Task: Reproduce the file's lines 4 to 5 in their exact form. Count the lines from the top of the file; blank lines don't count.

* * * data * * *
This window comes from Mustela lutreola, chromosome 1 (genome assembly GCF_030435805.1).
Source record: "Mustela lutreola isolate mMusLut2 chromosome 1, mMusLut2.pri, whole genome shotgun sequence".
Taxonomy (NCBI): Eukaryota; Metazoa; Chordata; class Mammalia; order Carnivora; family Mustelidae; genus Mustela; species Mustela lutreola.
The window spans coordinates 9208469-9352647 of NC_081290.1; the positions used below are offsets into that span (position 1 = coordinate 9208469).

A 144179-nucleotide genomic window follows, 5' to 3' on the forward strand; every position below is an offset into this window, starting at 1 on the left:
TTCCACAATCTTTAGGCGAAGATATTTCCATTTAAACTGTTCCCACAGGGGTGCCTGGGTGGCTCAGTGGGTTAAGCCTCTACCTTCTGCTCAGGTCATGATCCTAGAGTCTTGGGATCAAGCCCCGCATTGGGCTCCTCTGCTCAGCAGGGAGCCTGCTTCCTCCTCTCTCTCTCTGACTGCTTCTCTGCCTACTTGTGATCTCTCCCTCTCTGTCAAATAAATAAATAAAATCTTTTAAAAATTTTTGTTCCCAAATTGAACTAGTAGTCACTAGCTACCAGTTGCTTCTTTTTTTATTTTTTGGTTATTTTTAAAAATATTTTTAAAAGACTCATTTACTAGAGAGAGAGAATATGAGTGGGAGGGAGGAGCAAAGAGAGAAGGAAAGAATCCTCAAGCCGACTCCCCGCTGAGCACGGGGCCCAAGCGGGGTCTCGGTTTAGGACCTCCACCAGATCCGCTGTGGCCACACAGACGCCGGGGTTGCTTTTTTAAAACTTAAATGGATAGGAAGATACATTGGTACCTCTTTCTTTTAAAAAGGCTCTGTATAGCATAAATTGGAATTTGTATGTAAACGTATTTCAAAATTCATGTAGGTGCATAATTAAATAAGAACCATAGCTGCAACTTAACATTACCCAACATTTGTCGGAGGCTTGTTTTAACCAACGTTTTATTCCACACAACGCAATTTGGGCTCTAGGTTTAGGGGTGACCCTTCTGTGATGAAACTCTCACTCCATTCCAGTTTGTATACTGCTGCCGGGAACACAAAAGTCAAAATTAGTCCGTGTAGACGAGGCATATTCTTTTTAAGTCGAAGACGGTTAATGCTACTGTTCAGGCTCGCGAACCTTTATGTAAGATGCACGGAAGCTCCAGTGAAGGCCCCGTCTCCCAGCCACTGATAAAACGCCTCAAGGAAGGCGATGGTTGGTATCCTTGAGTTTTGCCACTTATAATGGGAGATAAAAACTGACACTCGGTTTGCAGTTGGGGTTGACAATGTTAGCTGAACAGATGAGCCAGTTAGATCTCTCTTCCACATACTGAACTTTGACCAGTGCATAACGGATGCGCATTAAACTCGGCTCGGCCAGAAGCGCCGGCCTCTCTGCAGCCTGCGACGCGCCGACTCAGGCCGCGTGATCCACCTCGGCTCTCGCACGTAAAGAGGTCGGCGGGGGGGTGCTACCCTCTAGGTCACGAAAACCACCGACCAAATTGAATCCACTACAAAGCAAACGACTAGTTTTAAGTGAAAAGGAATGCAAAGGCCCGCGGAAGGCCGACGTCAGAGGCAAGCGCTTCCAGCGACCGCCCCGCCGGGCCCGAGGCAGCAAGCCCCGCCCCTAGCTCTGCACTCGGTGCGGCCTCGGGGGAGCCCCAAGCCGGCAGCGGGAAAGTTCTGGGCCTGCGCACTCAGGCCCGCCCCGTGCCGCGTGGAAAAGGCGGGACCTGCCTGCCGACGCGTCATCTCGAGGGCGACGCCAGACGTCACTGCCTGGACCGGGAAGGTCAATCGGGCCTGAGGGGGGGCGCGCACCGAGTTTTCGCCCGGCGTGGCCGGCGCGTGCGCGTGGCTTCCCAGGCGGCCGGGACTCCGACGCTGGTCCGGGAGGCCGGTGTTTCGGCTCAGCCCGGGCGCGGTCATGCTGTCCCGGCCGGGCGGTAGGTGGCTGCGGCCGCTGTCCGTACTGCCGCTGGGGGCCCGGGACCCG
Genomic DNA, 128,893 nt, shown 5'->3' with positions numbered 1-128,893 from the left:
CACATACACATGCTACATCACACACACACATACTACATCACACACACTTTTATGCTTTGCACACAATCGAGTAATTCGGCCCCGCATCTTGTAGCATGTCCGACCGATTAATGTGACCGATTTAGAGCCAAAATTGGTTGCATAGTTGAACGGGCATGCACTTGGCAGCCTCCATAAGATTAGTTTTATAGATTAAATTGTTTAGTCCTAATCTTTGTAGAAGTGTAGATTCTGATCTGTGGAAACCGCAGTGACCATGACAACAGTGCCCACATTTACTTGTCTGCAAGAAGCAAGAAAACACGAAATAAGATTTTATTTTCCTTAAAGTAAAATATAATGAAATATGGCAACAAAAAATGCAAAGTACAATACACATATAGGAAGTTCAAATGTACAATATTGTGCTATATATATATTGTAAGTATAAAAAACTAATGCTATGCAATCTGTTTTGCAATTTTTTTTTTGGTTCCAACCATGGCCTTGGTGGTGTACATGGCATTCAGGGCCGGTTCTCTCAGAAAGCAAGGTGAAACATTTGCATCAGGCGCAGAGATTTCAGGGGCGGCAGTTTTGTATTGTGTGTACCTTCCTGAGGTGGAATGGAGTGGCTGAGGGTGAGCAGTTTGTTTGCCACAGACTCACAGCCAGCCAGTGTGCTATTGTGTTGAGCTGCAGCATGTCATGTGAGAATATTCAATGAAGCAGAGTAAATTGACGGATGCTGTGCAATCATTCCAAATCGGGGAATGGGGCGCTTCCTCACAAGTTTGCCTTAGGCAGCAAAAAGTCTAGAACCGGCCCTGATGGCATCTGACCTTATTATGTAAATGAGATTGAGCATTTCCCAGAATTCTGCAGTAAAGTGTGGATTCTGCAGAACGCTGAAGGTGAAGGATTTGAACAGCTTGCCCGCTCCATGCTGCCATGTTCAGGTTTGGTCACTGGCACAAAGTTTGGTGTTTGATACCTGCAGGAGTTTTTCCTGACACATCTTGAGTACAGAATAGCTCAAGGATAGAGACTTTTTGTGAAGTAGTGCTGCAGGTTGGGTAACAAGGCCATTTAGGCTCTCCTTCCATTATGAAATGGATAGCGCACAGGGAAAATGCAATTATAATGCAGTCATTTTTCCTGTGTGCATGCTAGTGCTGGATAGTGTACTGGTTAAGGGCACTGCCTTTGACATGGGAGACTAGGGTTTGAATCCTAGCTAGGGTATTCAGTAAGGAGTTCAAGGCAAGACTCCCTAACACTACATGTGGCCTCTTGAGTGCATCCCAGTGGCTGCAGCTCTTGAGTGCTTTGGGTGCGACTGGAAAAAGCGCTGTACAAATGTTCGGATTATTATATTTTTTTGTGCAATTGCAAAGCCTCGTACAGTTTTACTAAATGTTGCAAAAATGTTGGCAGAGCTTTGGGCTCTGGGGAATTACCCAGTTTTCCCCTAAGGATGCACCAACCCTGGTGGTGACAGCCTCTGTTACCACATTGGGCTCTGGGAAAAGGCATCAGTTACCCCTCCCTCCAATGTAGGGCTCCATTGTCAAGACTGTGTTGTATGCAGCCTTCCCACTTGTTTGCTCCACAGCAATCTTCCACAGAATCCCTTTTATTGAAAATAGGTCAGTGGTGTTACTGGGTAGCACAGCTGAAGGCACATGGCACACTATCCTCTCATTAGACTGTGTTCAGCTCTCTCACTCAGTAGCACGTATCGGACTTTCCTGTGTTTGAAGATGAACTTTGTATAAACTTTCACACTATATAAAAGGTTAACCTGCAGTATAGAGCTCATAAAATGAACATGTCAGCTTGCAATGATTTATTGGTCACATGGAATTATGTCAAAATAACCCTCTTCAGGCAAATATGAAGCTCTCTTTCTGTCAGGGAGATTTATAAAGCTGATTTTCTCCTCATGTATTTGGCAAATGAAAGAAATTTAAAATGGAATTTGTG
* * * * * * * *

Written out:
The window spans coordinates 9208469-9352647 of NC_081290.1; the positions used below are offsets into that span (position 1 = coordinate 9208469).

A 144179-nucleotide genomic window follows, 5' to 3' on the forward strand; every position below is an offset into this window, starting at 1 on the left: